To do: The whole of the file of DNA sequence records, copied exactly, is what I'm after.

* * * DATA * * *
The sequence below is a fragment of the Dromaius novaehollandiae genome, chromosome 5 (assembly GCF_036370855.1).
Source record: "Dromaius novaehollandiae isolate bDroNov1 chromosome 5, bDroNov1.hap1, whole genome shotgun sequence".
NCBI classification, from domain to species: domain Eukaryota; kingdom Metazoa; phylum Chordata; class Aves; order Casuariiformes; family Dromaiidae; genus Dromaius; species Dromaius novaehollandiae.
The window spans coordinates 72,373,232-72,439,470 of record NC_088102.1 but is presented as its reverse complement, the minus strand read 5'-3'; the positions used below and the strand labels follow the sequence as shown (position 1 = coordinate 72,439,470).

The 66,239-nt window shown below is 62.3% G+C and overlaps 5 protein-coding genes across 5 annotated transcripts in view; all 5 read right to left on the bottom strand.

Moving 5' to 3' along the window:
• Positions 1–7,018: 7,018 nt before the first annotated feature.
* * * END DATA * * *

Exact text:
The sequence below is a fragment of the Dromaius novaehollandiae genome, chromosome 5 (assembly GCF_036370855.1).
Source record: "Dromaius novaehollandiae isolate bDroNov1 chromosome 5, bDroNov1.hap1, whole genome shotgun sequence".
NCBI classification, from domain to species: domain Eukaryota; kingdom Metazoa; phylum Chordata; class Aves; order Casuariiformes; family Dromaiidae; genus Dromaius; species Dromaius novaehollandiae.
The window spans coordinates 72,373,232-72,439,470 of record NC_088102.1 but is presented as its reverse complement, the minus strand read 5'-3'; the positions used below and the strand labels follow the sequence as shown (position 1 = coordinate 72,439,470).

The 66,239-nt window shown below is 62.3% G+C and overlaps 5 protein-coding genes across 5 annotated transcripts in view; all 5 read right to left on the bottom strand.

Moving 5' to 3' along the window:
• Positions 1–7,018: 7,018 nt before the first annotated feature.